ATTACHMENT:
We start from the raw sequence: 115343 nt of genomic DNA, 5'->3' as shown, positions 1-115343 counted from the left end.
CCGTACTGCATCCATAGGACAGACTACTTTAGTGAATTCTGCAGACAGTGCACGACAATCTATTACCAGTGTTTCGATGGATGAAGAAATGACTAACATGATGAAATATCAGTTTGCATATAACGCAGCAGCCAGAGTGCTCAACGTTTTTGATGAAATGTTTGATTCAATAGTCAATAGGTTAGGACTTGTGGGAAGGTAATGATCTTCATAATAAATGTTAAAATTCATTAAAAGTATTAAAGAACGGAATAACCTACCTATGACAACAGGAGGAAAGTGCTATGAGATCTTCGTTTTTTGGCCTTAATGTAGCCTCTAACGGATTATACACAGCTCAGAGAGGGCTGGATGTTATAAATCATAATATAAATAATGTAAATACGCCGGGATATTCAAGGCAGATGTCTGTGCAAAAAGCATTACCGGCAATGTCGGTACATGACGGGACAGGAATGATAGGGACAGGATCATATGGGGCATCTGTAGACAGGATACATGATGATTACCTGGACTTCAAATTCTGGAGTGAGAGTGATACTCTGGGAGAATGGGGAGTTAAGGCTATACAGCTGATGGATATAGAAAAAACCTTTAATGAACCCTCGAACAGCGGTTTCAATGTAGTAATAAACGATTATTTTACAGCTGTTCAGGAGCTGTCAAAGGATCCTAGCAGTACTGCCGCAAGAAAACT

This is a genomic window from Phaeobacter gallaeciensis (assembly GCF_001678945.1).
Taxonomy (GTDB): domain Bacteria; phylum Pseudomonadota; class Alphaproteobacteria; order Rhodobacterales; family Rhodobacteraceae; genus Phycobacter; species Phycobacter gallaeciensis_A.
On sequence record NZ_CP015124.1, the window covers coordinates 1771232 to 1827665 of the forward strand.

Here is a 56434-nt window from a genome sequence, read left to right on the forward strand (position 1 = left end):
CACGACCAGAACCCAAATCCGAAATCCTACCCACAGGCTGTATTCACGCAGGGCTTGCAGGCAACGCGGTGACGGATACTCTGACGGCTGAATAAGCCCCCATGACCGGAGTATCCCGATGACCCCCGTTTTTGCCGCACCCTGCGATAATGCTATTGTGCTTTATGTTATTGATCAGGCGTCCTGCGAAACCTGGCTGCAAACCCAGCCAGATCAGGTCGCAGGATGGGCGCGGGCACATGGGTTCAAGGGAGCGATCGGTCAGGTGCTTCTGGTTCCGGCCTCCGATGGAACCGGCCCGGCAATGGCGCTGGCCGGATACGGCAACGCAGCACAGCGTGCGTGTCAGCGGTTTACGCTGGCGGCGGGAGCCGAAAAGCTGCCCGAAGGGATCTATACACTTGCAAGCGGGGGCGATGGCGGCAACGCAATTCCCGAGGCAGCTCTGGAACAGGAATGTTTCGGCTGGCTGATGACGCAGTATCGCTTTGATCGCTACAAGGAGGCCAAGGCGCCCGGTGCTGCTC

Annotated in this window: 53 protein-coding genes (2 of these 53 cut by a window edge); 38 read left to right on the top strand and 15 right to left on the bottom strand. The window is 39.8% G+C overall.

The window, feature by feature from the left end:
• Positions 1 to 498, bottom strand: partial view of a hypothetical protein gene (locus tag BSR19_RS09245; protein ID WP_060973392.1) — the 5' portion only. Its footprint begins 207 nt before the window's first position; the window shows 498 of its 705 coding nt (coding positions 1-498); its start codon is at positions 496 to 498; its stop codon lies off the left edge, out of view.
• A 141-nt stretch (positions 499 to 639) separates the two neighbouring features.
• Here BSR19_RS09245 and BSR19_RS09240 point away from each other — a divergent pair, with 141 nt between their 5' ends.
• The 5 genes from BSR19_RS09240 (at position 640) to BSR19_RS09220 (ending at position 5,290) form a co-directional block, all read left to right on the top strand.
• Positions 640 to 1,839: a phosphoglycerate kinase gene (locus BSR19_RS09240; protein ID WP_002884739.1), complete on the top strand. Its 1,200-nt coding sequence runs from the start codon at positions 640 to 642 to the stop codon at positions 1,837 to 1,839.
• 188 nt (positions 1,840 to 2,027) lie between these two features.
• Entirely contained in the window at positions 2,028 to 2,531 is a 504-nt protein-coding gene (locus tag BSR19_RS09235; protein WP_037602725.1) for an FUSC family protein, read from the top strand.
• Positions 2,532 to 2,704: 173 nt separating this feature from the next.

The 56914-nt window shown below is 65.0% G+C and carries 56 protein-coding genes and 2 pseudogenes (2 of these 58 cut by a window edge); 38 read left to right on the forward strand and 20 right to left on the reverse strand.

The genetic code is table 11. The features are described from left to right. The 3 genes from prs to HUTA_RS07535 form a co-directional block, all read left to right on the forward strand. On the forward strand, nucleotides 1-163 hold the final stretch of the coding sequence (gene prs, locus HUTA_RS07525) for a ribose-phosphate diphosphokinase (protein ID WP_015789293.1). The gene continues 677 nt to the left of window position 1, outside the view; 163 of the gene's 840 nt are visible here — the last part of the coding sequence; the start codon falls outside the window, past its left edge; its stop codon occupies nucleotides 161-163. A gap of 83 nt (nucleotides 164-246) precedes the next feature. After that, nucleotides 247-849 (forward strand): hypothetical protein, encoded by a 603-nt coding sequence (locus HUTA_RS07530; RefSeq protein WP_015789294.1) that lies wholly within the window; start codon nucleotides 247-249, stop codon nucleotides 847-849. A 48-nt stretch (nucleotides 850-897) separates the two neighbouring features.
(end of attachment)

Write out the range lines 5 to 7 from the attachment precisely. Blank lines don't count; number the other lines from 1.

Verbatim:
On sequence record NZ_CP015124.1, the window covers coordinates 1771232 to 1827665 of the forward strand.

Here is a 56434-nt window from a genome sequence, read left to right on the forward strand (position 1 = left end):
CACGACCAGAACCCAAATCCGAAATCCTACCCACAGGCTGTATTCACGCAGGGCTTGCAGGCAACGCGGTGACGGATACTCTGACGGCTGAATAAGCCCCCATGACCGGAGTATCCCGATGACCCCCGTTTTTGCCGCACCCTGCGATAATGCTATTGTGCTTTATGTTATTGATCAGGCGTCCTGCGAAACCTGGCTGCAAACCCAGCCAGATCAGGTCGCAGGATGGGCGCGGGCACATGGGTTCAAGGGAGCGATCGGTCAGGTGCTTCTGGTTCCGGCCTCCGATGGAACCGGCCCGGCAATGGCGCTGGCCGGATACGGCAACGCAGCACAGCGTGCGTGTCAGCGGTTTACGCTGGCGGCGGGAGCCGAAAAGCTGCCCGAAGGGATCTATACACTTGCAAGCGGGGGCGATGGCGGCAACGCAATTCCCGAGGCAGCTCTGGAACAGGAATGTTTCGGCTGGCTGATGACGCAGTATCGCTTTGATCGCTACAAGGAGGCCAAGGCGCCCGGTGCTGCTC